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Beneath their cloudless azure, weigh me down
With a dull sense of bondage, and I pine
For freedom's charter'd air. I would go forth
To seek my noble father: he hath been
Too long a lonely exile, and his name
Seems fading in the dim obscurity
Which gathers round my fortunes.
Con. Must we part?
And is it come to this? Oh! I have still
Deem'd it enough of joy with thee to share
E'en grief itself. And now! But this is vain.
Alas! too deep, too fond, is woman's love:
Too full of hope, she casts on troubled waves
The treasures of her soul!

Raim. Oh, speak not thus !

Thy gentle and desponding tones fall cold
Upon my inmost heart. I leave thee but
To be more worthy of a love like thine;

For I have dreamt of fame! A few short years,

And we may yet be blest.

Con. A few short years!

Less time may well suffice for death and fate
To work all change on earth; to break the ties
Which early love had form'd; and to bow down
Th' elastic spirit, and to blight each flower
Strewn in life's crowded path! But be it so !
Be it enough to know that happiness
Meets thee on other shores.

Raim. Where'er I roam,

Thou shalt be with my soul! Thy soft low voice
Shall rise upon remembrance, like a strain
Of music heard in boyhood, bringing back
Life's morning freshness. Oh! that there should be
Things which we love with such deep tenderness,
But, through that love, to learn how much of woe
Dwells in one hour like this! Yet weep thou not!
We shall meet soon; and many days, dear love!
Ere I depart.

Con. Then there's a respite still.

Days -not a day but in its course may bring
Some strange vicissitude to turn aside

Th' impending blow we shrink from. Fare thee well.


-Oh, Raimond! this is not our last farewell! Thou wouldst not so deceive me?

Raim. Doubt me not,

Gentlest and best beloved! we meet again.


Raim. (after a pause.) When shall I breathe in freedom, and give scope

To those untameable and burning thoughts,
And restless aspirations, which consume

My heart i' th' land of bondage? Oh! with you,
Ye everlasting images of power

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With still a mighty aim. But now the shades
Of eve are gathering round me, and I come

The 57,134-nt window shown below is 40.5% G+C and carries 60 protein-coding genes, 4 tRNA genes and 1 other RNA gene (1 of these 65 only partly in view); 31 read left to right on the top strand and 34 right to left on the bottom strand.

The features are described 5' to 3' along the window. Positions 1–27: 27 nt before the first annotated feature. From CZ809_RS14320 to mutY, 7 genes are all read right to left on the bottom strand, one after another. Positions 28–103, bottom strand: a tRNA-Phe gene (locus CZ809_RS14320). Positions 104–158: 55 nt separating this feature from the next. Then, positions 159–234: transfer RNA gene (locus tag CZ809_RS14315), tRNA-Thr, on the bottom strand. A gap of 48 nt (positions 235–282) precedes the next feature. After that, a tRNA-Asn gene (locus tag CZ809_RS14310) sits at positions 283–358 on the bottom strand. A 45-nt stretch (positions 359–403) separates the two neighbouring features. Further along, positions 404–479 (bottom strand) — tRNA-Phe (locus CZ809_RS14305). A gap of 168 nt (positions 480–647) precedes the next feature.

To this, my native land, that I may rest
Beneath its vines in peace.

Raim. Seek'st thou for peace?
This is no land of peace: unless that deep
And voiceless terror, which doth freeze men's

Back to their source, and mantle its pale mien
With a dull hollow semblance of repose,
May so be call'd.

Pro. There are such calms full oft
Preceding earthquakes. But I have not been
So vainly school'd by fortune, and inured
To shape my course on peril's dizzy brink,
That it should irk my spirit to put on
Such guise of hush'd submissiveness as best
May suit the troubled aspect of the times.
Raim. Why, then, thou'rt welcome, stranger,
to the land

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To him who holds the mastery o'er his spirit,
And can suppress its workings, till endurance
Becomes as nature. We can tame ourselves
To all extremes, and there is that in life
To which we cling with most tenacious grasp,
Even when its lofty aims are all reduced
To the poor common privilege of breathing.
-Why dost thou turn away?

Raim. What wouldst thou with me?

I deem'd thee, by th' ascendant soul which lived And made its throne on thy commanding brow, One of a sovereign nature, which would scorn So to abase its high capacities

For aught on earth. But thou art like the rest. What wouldst thou with me?

Pro. I would counsel thee. Thou must do that which men—ay, valiant menHourly submit to do; in the proud court, And in the stately camp, and at the board Of midnight revellers, whose flush'd mirth is all A strife, won hardly. Where is he whose heart Lies bare, through all its foldings, to the gaze Of mortal eye? If vengeance wait the foe, Or fate th' oppressor, 'tis in depths conceal'd Beneath a smiling surface.-Youth, I say, Keep thy soul down! Put on a mask !-'tis worn Alike by power and weakness, and the smooth And specious intercourse of life requires

Its aid in every scene.

Raim. Away, dissembler!

Life hath its high and its ignoble tasks,
Fitted to every nature. Will the free
And royal eagle stoop to learn the arts
By which the serpent wins his spell-bound prey?
It is because I will not clothe myself
In a vile garb of coward semblances,
That now, e'en now, I struggle with my heart,
To bid what most I love a long farewell,
And seek my country on some distant shore,
Where such things are unknown!

Pro. (exultingly.) Why, this is joy:
After a long conflict with the doubts and fears,
And the poor subtleties, of meaner minds,
To meet a spirit, whose bold elastic wing
Oppression hath not crush'd. High-hearted youth,
Thy father, should his footsteps e'er again
Visit these shores-

Raim. My father! what of him?

Speak! was he known to thee?

Pro. In distant lands

With him I've traversed many a wild, and look'd

On many a danger; and the thought that thou
Wert smiling then in peace, a happy boy,
Oft through the storm hath cheer'd him.

Raim. Dost thou deem

That still he lives? Oh! if it be in chains, In woe, in poverty's obscurest cell,

Say but he lives-and I will track his steps E'en to earth's verge!

Pro. It may be that he lives,

Though long his name hath ceased to be a word